Ellie Haycock is straddling two worlds and not very successfully. As a teenager with VACTERL syndrome, hospitals and surgeries have become, if not a normal part of her life, then a very common occurrence. When she's not having surgeries to correct the disease's many debilitating effects, she wants to live as normal a life as possible - hanging out with her boyfriend Jack, her friend Brooke, winning speech competitions and dreaming of being an actress. Unfortunately, a mysterious lung ailment has her back in the hospital's Family Home among the typically temporary friendships there, contemplating another scary surgery that may (or may not) be what gets her back to her "real" life. What's more terrifying than another surgery, though, is when Ellie's desperate attempts to keep her two lives separate, sheltering her "normal" friends from the cruel realities of her disability and eagerly leaving behind her "hospital" friends in between surgeries threaten to alienate everyone she loves.
Ellie is a vivid, if occasionally frustrating, narrator. Faced with her "normal" friends during her hospital time, she can't bear to share even the smallest tidbit of what she's going through. Instead, she quickly makes a group of hospital friends, including Caitlin, another teen with VACTERLs, Luis with the "little c" cancer, an overly chipper volunteer named Veronica, and prickly Ryan Kim who changes her perspective and maybe...her heart? The unique setting makes fast friendships and perhaps even some romance more believable than they would otherwise be.
This book gives readers an inside look into the struggle of being a constant patient without ever having the luxury of being able to hope to leave the hospital cured. Ellie's frustration with the constant swing of the pendulum between what she considers her to be her real life and her life in the hospital is palpable. Additionally, her mother is one of those parents who shares her whole life story via a blog, that as she grows older, feels more and more invasive. If you've ever seen a blog/Facebook page/Instagram, etc. featuring a very sick or disabled kid and wondered how weird it would be to be that kid, this book is for you.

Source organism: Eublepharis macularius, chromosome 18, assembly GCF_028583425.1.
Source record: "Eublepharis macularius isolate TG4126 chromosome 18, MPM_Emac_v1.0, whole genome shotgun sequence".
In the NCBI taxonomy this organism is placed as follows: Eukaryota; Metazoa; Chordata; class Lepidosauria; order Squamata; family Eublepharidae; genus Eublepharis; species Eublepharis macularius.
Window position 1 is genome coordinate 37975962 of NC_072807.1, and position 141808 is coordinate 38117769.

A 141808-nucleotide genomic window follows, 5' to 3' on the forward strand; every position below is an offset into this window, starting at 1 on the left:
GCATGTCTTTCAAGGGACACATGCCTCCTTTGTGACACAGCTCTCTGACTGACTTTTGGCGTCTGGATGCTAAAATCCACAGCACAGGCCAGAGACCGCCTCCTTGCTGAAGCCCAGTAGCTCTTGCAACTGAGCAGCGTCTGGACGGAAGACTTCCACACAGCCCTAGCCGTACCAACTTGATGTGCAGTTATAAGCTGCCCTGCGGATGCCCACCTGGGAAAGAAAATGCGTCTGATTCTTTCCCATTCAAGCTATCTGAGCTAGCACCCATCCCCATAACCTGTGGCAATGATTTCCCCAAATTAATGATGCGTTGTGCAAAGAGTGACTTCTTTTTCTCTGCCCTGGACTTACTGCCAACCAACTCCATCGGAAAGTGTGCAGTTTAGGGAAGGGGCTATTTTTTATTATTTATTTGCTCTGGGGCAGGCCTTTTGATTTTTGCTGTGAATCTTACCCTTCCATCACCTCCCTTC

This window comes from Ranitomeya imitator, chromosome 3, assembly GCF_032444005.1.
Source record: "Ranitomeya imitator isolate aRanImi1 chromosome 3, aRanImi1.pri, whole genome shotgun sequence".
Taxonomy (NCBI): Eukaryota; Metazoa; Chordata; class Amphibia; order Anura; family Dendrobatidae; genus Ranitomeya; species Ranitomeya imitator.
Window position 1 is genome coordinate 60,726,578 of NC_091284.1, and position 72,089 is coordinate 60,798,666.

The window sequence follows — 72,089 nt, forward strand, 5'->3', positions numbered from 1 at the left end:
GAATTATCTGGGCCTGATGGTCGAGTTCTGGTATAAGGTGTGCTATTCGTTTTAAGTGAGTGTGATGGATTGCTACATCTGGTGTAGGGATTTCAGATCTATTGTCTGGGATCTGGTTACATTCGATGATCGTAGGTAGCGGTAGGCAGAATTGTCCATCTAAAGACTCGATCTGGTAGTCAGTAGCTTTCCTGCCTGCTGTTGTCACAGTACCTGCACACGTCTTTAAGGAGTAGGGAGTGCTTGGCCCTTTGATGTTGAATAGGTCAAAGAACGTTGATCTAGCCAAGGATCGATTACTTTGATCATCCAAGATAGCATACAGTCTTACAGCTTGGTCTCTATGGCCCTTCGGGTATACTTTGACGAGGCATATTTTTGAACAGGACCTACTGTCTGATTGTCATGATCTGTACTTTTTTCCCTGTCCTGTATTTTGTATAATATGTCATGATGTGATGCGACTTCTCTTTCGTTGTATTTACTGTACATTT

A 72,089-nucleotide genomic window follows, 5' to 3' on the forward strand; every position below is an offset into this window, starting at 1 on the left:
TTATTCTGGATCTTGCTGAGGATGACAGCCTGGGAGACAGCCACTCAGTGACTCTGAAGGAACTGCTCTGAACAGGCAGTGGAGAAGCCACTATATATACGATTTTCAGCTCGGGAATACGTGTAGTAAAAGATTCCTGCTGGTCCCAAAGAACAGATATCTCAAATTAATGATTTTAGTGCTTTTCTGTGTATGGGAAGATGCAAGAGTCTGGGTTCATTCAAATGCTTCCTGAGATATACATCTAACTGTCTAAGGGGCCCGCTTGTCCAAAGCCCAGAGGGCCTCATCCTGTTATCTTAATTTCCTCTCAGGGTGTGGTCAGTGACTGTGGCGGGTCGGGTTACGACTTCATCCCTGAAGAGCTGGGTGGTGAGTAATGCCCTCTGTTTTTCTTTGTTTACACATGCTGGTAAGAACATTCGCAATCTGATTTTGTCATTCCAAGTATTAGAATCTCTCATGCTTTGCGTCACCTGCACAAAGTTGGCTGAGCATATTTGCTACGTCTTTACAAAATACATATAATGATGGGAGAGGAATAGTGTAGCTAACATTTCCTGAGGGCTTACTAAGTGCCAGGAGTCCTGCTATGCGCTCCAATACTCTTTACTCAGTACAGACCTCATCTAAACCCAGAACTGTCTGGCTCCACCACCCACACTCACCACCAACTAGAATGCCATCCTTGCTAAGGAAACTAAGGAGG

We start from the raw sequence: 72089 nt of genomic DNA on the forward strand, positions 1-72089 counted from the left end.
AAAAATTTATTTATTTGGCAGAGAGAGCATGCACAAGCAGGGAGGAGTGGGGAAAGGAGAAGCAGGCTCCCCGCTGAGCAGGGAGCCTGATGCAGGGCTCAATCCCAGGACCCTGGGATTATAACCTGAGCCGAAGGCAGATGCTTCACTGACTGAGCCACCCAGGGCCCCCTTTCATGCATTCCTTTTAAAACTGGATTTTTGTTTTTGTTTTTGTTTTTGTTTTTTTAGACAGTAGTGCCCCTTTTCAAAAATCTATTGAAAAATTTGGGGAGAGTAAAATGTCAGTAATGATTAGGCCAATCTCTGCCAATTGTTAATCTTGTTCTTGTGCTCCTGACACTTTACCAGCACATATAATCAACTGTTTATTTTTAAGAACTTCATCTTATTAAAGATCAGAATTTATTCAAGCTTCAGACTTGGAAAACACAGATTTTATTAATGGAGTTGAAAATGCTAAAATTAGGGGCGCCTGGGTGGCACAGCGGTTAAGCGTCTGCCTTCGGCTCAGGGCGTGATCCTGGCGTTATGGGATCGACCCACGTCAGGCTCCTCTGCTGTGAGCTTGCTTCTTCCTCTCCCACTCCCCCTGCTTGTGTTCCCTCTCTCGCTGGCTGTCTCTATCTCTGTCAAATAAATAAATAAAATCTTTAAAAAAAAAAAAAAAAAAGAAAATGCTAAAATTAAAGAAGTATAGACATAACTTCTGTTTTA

Ellie Haycock is Totally Normal is an excellent coming of age book with a welcome unique perspective on disability that mingles tough topics like medical autonomy, not being heard by doctors, and privacy with the more typical page-turning stuff of romance and friendship drama. At times it felt like everything was happening a little too quickly, Ellie was a little too obtuse about reality, and the dialogue had a tendency to reference thoughts that were more implied than actually written which left me feeling occasionally like I'd missed something. In the end, though, I was touched by Ellie's discovery that all her lives add up to just one and that there is healing to be found in letting people in.
Thanks to the publisher for NetGalley review copy. Book hits shelves March 5th.